The Porter Plan
Commission discussed non-conforming structures and use variances at its
meeting last week, ultimately deciding it will consider revisions to Town
code at its next meeting.
Town Planner Jim
Mandon said the current code related to non-conforming structures operates
under the assumption that the Town wants every structure to eventually
conform, but the Board of Zoning Appeals has made lots of exceptions in
recent years, and there have been talks at the Plan Commission that its
unfair for homeowners to be required to seek the Town’s permission to
rebuild after something unforeseen.
Due to minimum
floor area requirements being increased in 2003, a home smaller than 1,500
square feet on land zoned for R1 (single-family residential, large lot) is
considered a non-conforming structure, and many homes in Porter fit the
bill, since Town code previously allowed smaller homes.
homes built in R1 must be at least 1,500 square feet. If one of the many
smaller homes in Porter burns down, it cannot be rebuilt without a variance
from the BZA.
Mandon and Building
Commissioner Michael Barry proposed changing the Code to allow a
non-conforming structure to be rebuilt within its same footprint in case it
is destroyed. The proposed change would apply to non-conforming structures
in all zonings.
“People can always go to the BZA to rebuild, but if it’s okay as far as the
Town is concerned, then why make them do that?”
Madigan said her home is a non-conforming structure because it was built
before the Code was changed. “If it burns down, I would have to go to BZA
and say ‘Please, please can I rebuild my house.’”
The issue of a fire
has come before the BZA in the past year, and the members of the Plan
Commission have said at several meetings that the requirement could be
Homeowners in that
situation could just build a conforming structure, which would mean a larger
home. Madigan said she’s lucky to have enough lot to do that, but not
everyone in Porter is. Conforming structures also have to abide by limits to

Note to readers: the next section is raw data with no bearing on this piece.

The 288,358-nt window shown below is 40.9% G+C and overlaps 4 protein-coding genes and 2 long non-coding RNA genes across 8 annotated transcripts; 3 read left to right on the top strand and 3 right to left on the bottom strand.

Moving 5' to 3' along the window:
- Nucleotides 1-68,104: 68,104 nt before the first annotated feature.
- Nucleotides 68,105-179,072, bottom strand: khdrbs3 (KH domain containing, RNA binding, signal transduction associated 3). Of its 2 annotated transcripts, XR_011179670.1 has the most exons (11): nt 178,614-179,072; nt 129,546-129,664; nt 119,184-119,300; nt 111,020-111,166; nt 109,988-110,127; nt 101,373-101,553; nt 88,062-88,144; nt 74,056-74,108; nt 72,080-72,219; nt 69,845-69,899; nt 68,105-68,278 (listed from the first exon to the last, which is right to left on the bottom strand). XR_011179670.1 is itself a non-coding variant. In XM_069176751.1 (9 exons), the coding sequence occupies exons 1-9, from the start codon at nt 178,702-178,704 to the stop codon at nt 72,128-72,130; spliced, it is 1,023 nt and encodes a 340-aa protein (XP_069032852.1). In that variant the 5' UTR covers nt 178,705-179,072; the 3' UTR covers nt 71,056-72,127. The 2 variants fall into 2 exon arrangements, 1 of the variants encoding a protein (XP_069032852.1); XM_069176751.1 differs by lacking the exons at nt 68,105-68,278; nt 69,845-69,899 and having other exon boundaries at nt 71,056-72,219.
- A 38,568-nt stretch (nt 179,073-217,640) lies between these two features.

lot coverage, side and front yard setback rules, and others that make
building a 1,500 square foot home on some lots impossible--or impossible
without more variances.
Planner and Porter
Fire Chief Jay Craig noted that insurance payouts aren’t likely to support
someone rebuilding and upgrading to a larger home. “If you have something
damaged, insurance isn’t going to pay to build a house that conforms.
They’re only gonna give you enough money to build what was there,” Craig
For his part, Barry
said owning a non-conforming structure can actually affect insurance
premiums. Barry said insurance companies call him to ask if a home can be
rebuilt without question after an event like a fire. “That is an issue every
time a non-conforming house is purchased. It’s a question that’s in a lot of
the closing documents,” Barry said. “It changes their rate of insurance, and
it does kill deals.”
Madigan asked if
the changes would contradict the Town’s master plan. Mandon and Barry said
the master plan is more about land use and density than the details of
Planner Erik Wagner
said he’d like to see the changes move forward.
The Planners voted
unanimously to hold a public hearing to get input on the change. After the
public hearing, the Plan Commission will forward a recommendation to the
Town Council, which has the final say in changes to Town code.
Mandon and Barry
also suggested the Planners consider changing code surrounding use
variances. Currently the code contains an outdated and incomplete list of
acceptable uses for land in Porter.
“Most codes don’t
have a shopping list where the BZA is limited to issuing use variances for
only the uses listed. I don’t think it’s wise to have that because you can’t
anticipate everything,” Mandon said. Whoever wrote the list couldn’t have
anticipated that blacksmith shops would fall out of fashion and that cell
phone stores and vape shops would come to exist, for instance.
Barry said he ran
into an issue when the recently opened Ten-Mile Brewing was seeking permits.
There isn’t an allowance for or guidelines for a brewery in Town. “So
whenever someone asks me to do something like that, I have go in and
interpret,” Barry said.
Planner Tara Duffie
suggested that keeping a list in some form could be beneficial, since the
old list got the job done. Madigan suggested there’s no need for a list when
Porter could just defer to state mandates. Another issue to consider,
according to Barry, is that removing the list can have domino effects for
other parts of the code. For example, if the list is taken out, the word
“cemetery” goes with it, and there is no other guidance for where cemeteries
are and are not allowed.
unanimously approved Barry and Mandon to come up with a proposal for
changing the code so there’s no laundry list, but there’s still a
“reasonable way to make exceptions within specific zones.”
After the Plan
Commission met, the BZA met briefly to elect new officers. John Kremke was
elected president, and Henry Huyser was elected vice-president.